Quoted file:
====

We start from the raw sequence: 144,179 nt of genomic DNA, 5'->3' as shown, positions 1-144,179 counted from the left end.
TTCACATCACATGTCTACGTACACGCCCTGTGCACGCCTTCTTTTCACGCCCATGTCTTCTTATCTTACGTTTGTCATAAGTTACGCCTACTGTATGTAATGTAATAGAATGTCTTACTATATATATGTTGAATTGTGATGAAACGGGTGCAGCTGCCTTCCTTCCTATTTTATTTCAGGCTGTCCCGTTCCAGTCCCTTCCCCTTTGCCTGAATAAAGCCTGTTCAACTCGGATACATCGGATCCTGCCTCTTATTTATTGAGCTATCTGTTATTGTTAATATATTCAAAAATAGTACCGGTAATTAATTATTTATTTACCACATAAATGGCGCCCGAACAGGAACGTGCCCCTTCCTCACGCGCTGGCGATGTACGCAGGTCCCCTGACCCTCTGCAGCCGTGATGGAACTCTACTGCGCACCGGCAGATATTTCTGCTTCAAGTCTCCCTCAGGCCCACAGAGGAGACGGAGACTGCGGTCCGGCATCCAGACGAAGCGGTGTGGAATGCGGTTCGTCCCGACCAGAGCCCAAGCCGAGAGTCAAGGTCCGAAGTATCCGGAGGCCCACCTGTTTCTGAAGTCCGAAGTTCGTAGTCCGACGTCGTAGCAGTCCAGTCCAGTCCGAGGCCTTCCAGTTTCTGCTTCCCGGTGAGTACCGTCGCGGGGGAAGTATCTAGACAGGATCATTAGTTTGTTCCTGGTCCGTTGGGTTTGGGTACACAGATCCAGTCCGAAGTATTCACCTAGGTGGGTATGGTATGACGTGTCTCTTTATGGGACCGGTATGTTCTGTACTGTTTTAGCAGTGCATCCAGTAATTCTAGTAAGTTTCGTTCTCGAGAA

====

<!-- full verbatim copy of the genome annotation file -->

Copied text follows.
We start from the raw sequence: 144,179 nt of genomic DNA, 5'->3' as shown, positions 1-144,179 counted from the left end.
TTCACATCACATGTCTACGTACACGCCCTGTGCACGCCTTCTTTTCACGCCCATGTCTTCTTATCTTACGTTTGTCATAAGTTACGCCTACTGTATGTAATGTAATAGAATGTCTTACTATATATATGTTGAATTGTGATGAAACGGGTGCAGCTGCCTTCCTTCCTATTTTATTTCAGGCTGTCCCGTTCCAGTCCCTTCCCCTTTGCCTGAATAAAGCCTGTTCAACTCGGATACATCGGATCCTGCCTCTTATTTATTGAGCTATCTGTTATTGTTAATATATTCAAAAATAGTACCGGTAATTAATTATTTATTTACCACATAAATGGCGCCCGAACAGGAACGTGCCCCTTCCTCACGCGCTGGCGATGTACGCAGGTCCCCTGACCCTCTGCAGCCGTGATGGAACTCTACTGCGCACCGGCAGATATTTCTGCTTCAAGTCTCCCTCAGGCCCACAGAGGAGACGGAGACTGCGGTCCGGCATCCAGACGAAGCGGTGTGGAATGCGGTTCGTCCCGACCAGAGCCCAAGCCGAGAGTCAAGGTCCGAAGTATCCGGAGGCCCACCTGTTTCTGAAGTCCGAAGTTCGTAGTCCGACGTCGTAGCAGTCCAGTCCAGTCCGAGGCCTTCCAGTTTCTGCTTCCCGGTGAGTACCGTCGCGGGGGAAGTATCTAGACAGGATCATTAGTTTGTTCCTGGTCCGTTGGGTTTGGGTACACAGATCCAGTCCGAAGTATTCACCTAGGTGGGTATGGTATGACGTGTCTCTTTATGGGACCGGTATGTTCTGTACTGTTTTAGCAGTGCATCCAGTAATTCTAGTAAGTTTCGTTCTCGAGAA